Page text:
But what if it were very close? At the distance of the moon, that would mean the object would be about 300 km in diameter which would make this thing slightly smaller than the largest asteroid, Ceres. However, this raises another issue: With that much mass, the object should still be pretty round. Additionally, with such a size and distance, it would be very bright. And it’s not.

Even closer we run into additional issues. Astronomical images aren’t taken as a single color image. Images like this are taken in 3 filters (RGB) and then combined to make a color image. If the object is nearby, it moves from image to image, showing up in the final image in 3 places, each as a different color. For example, here’s an image of 2011 MD illustrating the effect. Given the object in question doesn’t have this tri-color separation going on, it can’t be nearby.

So this has pretty much ruled out anything anywhere in our solar system. If it’s close, it should have color issues and be bright. If it’s far, it’s too massive to have been missed. Outside of our solar system and it wouldn’t have any apparent motion and should be visible in other images. And it’s not.

In fact, searching the various databases from which Google draws its data (SDSS, DSS, HST, IRAS, and WMAP), the killer doesn’t appear at all. Thus, it would seem that this object is nothing more than a technical glitch introduced by ’s stitching together of images. Sorry conspiracy theorists. No Planet X or Nibiru out there this time!

Source: Universe Today



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  1. NnitehawkK says:

    or there also the posibility that it was the size of a potato and got within 5 foot of the camera

  2. I hereby name this wormwood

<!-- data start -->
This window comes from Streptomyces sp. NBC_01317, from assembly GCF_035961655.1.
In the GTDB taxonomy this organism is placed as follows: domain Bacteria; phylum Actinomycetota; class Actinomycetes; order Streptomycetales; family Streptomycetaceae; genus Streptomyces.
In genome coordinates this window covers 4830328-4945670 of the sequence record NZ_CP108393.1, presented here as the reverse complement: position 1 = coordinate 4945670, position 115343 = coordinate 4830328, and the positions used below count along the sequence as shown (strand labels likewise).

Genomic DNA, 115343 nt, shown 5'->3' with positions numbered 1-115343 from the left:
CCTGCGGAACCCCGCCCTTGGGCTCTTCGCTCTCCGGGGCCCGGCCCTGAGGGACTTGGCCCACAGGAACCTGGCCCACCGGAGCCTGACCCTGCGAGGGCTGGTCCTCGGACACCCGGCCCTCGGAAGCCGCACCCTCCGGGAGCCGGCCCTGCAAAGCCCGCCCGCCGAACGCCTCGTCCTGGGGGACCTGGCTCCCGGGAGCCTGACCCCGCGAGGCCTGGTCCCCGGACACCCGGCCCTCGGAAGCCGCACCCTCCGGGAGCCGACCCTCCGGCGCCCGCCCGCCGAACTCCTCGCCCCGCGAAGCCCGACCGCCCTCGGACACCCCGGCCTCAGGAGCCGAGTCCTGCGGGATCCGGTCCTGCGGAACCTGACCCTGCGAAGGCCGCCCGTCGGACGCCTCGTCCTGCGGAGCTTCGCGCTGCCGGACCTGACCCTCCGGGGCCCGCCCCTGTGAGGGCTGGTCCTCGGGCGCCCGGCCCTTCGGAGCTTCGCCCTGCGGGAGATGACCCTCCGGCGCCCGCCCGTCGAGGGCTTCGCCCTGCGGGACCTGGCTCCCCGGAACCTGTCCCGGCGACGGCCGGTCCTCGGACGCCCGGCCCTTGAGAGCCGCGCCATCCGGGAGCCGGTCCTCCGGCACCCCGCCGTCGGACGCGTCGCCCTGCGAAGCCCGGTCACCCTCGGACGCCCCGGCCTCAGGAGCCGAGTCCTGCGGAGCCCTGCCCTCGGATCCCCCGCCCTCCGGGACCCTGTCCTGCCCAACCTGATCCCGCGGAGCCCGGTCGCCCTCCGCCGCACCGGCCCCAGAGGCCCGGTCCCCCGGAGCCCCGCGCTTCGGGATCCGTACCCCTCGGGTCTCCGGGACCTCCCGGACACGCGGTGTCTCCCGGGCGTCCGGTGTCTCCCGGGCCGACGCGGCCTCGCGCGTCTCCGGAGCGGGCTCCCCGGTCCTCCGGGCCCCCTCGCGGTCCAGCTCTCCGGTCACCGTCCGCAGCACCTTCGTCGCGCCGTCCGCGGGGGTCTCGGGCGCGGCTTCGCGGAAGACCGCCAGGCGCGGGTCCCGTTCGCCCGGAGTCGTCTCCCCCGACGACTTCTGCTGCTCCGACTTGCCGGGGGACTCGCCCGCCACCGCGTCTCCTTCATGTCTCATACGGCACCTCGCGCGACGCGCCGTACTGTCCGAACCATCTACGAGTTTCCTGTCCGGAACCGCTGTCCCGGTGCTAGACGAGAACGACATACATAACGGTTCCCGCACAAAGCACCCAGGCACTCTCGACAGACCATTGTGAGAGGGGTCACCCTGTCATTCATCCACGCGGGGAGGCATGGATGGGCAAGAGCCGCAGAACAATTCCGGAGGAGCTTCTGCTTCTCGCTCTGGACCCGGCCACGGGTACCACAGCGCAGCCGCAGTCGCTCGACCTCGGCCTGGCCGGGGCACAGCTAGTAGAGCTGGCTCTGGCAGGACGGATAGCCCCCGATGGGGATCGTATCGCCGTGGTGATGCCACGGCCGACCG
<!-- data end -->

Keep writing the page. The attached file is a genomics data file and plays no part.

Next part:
• b.Why is a mission to a Near-Earth Asteroid (NEA) imonptart and what would/should the goals of a human mission to a NEA be? Why send humans? Asteroids are a unique source of information about the history of the solar system. The study of asteroids would greatly enhance our knowledge of the initial conditions of the planetary nebula, the formation process of terrestrial planets, the link between meteorite type and asteroid classification and the organics in primitive and evolved materials. Due to an easier accessibility in terms of orbital mechanics, Near Earth Asteroids (NEAs) are the target of choice for such a mission concept. NEAs represent a population similar to the main belt asteroids reflecting the remnant bodies which accreted to form planets. NEA’S are a fascinating population of bodies that are interesting from a variety of perspectives:solar system science, space resources and collisional hazards to Earth.These also act as precursors to Moon or Mars landing missions.Majority of the NEA’s are derived from the main asteroid region as fragments of collisionally broken rock and/or metal parent asteroids.Bodies from this source are more likely to have low-e and low-i orbits and hence be more accessible to the spacecraft. Water is likely to be present in abundance on a significant fraction of these bodies especially the C-class and extinct comet nuclei.These objects are likely to be the only significant sources of between the oceans of Earth and the frozen deposits on Mars and will be a water source that is not in a deep gravity well.With water aboard,these may also act as potential carriers of life across the Universe.A concept that is extensively studied in astrobiology. The mission to the asteroid just needs to collect material, put it in a big bag, and tug it back to Earth. Indeed, it should not be too sophisticated. Apollo 11 basically landed, set foot, dug up some local materials, put it into bags, and came back.If we want to minimize the cost of the mission, we can take a risk and send only enough fuel propellant to return the astronauts and a small sample of material in the case of a mission abort, along with equipment to produce fuel propellants at the asteroid using asteroidal material (equipment which would be discarded in case of mission abort) in case things go as planned. Any fuel propellant we cook out of the asteroid can be used to return additional bulk sample material. Place your bets in stock and legal lotteries now. A solar (or nuclear) oven and simple vapor collection equipment should be sufficient to collect enough fuel propellant from the asteroid for the return trip of a very large collection of asteroidal material. Propellant extraction by heating is very simple technology. (And even if it were not to produce much propellant, the mission would still be profitable.)We could simply break off a chunk of the asteroid by sending a few lightweight handheld explosives, and return this big chunk. Or the astronauts could go with simple shovels and bags to collect big samples from around the asteroid. A variety of simple and lightweight collection means can be sent, and the astronauts can use whatever appears best suited for the task upon their arrival without wasting much weight in unused equipment. The collected sample can be wrapped in a big bag to prevent orbital debris from floating away once it reaches Earth orbit.Once in high Earth orbit, a lightweight inflatable bag can be put around the asteroid to create working space while containing all loose material created by experimenting with various processes.The large increase in expense for a manned mission would be more than offset by the increase in value. First of all, a manned mission would be able to accomplish far more we just don’t have the robotics technology that can replace humans, in terms of adaptability and versatility. Secondly, a manned mission would bring in far more money by product endorsements and media footage. Using Russian manned space program hardware and labor like the Soyuz, Salyut and their derivatives, it would seem significantly more economical and feasible in the relative near-term than using American manned mission capability which has priced itself far out of the market in this two-entity market. Another option is to boost a Mir module to the asteroid. People spend a lot of time going around in circles in Earth orbit. Why not spend that time in transit to an asteroid rather than just going nowhere around Earth?There is also no substitute for man over tele-robot when it comes to communications for prospecting an asteroid up to several light-minutes away, and dealing with the material in hand.While manned missions are risky, computers and unmanned missions are even riskier. Look at the failures of Phobos 1 and Phobos 2, as well as Clementine 1. Put a man in the loop on-site and things would have been engineered and happened differently. Look at all the limitations of the Pathfinder rover on Mars, plus the software bugs that dogged it.Nothing comes close to the human mind for adaptability, flexibility and creativity, at this point in time and in fact for the next 20 years. A manned mission now is justified. If we’re going to be successful, we need to do it right. Forget the penny pinching robotics bean-counters who think small is beautiful , we need to look at making more money and bigger is better . The human value of a media event can give us the necessary money to support a manned mission plus give us extra money to reinvest.With a couple of men, we could bring back one hell of a payload to high Earth orbit and probably do some in-situ processing for oxygen, water and propellants which could extend their stay and help bring back huge samples for industry to play with in orbit.